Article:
Brussels, 26 March 2007
Direct taxation: Commission requests Germany to end discriminatory rules applied to non-resident tax payers
By a Reasoned Opinion under Article 226 of the EC Treaty, the European Commission has formally requested Germany to modify the withholding tax system applied on the income of certain categories of non-resident taxpayers – particularly artists and sportsmen. According to German law, a flat-rate withholding tax is applied to the total income without any possibility of deducting business expenses. A subsequent refund procedure allows non-resident tax payers to ask for reimbursement of the overpaid tax. The Commission considers the tax deduction at source and refund procedure incompatible with the principle of freedom to provide services in the Internal Market. If there is no satisfactory reaction to the reasoned opinion within two months, the Commission may decide to refer the matter to the European Court of Justice.
Contrary to resident tax payers who have to declare their income annually, Germany applies a withholding tax at source on income paid to certain categories of non-residents (artists, sportsmen, journalists or other similar categories).Non-resident taxpayers cannot deduct their business expenses; it is only in a subsequent refund procedure that the non-residents have the right to ask for reimbursement of overpaid tax. Moreover, only business expenses directly economically linked to the activity in Germany are deductible in the refund procedure.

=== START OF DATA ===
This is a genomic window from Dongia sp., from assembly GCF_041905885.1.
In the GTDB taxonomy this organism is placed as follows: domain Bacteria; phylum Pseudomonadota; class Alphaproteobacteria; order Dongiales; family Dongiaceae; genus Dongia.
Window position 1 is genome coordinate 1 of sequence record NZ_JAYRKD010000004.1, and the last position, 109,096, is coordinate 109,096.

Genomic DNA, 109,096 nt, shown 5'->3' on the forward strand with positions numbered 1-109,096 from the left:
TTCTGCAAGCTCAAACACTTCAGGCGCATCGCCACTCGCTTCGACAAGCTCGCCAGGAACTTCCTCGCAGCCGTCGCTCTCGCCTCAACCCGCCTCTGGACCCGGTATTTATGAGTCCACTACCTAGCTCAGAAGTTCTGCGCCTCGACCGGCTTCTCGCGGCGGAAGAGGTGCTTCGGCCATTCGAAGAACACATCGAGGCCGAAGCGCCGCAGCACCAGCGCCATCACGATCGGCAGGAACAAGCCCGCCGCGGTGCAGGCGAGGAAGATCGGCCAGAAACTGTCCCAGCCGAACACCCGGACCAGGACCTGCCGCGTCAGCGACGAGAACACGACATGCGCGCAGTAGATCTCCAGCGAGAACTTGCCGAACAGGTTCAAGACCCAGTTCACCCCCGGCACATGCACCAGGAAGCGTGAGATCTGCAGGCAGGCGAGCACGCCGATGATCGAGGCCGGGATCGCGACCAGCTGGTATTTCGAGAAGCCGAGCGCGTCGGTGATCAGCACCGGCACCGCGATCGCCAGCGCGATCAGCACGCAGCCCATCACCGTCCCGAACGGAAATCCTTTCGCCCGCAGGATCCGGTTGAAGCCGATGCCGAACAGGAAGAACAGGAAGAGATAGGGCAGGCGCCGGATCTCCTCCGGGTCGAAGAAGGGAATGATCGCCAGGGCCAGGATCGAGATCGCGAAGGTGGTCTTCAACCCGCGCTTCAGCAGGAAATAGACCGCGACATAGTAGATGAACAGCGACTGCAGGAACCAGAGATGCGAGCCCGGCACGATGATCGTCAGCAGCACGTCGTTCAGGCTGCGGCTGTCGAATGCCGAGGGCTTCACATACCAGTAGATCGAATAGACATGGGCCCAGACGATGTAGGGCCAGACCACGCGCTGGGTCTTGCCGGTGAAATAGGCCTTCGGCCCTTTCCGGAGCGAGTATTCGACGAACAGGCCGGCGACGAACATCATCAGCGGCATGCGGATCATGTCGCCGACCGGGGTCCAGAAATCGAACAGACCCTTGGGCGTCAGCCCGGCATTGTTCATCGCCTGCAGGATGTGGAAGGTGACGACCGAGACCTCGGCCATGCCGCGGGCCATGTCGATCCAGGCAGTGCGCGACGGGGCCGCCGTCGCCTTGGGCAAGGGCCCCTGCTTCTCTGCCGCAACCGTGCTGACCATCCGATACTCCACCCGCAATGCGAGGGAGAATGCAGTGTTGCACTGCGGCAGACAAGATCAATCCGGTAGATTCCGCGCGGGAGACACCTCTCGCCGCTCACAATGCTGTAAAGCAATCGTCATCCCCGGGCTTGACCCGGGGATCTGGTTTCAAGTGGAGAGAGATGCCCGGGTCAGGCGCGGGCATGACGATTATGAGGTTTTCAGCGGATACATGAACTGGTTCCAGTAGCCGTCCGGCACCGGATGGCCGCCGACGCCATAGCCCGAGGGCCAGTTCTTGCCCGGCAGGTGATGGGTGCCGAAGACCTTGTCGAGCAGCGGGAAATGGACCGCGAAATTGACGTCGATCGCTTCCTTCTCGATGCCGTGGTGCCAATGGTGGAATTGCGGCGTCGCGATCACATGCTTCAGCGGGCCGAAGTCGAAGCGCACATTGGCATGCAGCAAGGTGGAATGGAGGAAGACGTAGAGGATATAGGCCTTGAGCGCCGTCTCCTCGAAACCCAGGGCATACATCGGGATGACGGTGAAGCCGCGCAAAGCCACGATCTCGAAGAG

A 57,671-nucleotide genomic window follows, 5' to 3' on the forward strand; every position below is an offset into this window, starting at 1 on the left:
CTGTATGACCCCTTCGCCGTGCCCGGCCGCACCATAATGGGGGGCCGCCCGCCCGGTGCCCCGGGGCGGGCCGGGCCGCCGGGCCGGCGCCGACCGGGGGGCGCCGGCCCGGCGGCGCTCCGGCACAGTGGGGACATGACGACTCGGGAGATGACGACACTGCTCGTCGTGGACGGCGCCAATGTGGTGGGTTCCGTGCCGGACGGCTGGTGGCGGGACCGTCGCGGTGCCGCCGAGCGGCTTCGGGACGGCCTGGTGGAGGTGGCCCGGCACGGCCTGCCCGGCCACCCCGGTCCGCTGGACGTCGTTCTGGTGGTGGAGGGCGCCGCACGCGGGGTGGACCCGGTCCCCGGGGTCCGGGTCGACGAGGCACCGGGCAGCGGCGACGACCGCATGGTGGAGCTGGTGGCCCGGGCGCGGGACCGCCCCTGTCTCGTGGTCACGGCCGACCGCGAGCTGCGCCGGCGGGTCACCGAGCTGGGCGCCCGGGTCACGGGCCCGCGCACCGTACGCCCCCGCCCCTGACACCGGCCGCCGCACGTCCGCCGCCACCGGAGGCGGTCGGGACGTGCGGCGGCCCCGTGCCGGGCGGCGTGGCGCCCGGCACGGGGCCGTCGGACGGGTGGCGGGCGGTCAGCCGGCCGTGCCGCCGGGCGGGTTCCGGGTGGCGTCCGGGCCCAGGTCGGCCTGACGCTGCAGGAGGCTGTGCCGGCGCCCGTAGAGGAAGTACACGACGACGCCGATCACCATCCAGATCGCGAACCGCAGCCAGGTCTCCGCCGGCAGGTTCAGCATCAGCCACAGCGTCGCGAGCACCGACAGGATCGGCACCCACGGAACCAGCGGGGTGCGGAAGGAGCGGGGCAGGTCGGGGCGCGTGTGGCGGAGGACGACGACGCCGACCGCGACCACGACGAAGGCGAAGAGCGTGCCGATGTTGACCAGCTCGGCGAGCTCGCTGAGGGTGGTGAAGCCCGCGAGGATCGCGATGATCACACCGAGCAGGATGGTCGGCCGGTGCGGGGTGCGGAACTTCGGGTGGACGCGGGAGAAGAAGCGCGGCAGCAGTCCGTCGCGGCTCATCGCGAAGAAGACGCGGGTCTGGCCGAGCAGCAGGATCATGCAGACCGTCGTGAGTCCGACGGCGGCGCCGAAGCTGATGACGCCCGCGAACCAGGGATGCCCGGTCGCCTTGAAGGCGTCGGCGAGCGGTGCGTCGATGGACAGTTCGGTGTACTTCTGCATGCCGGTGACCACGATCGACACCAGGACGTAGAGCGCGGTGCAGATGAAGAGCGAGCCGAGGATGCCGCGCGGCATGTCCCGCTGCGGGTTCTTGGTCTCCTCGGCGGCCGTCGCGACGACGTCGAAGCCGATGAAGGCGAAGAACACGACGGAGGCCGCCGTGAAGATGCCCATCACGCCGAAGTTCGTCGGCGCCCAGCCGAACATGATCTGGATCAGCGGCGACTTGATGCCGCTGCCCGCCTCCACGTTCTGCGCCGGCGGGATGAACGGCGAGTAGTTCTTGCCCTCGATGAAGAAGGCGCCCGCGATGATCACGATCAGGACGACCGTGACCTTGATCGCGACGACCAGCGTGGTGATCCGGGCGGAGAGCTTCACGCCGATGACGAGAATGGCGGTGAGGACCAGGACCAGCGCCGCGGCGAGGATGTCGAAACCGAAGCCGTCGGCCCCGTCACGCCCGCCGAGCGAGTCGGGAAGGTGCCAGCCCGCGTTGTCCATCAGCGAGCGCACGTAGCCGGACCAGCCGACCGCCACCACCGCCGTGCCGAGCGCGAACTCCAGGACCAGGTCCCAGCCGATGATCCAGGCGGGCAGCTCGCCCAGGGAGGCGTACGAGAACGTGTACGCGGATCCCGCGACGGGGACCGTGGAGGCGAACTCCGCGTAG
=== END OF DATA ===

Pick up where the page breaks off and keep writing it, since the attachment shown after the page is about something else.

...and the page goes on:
In the Commission's view these tax provisions constitute a considerable obstacle to the cross-border provision of services as guaranteed by Article 49 of the EC Treaty. Indeed, prohibition of the deduction of business expenses from gross receipts and prohibition of the deduction of indirect expenditure in many cases result in an objectively unjustified higher taxation of such non-residents as compared with residents. The Commission's opinion is supported by the judgments of the European Court of Justice of 03.10.2006 and 15.02.2007 in Cases C-290/04 ("Scorpio") and C-345/04 ("Centro Equestre").
The Commission's case reference number is 1999/4852.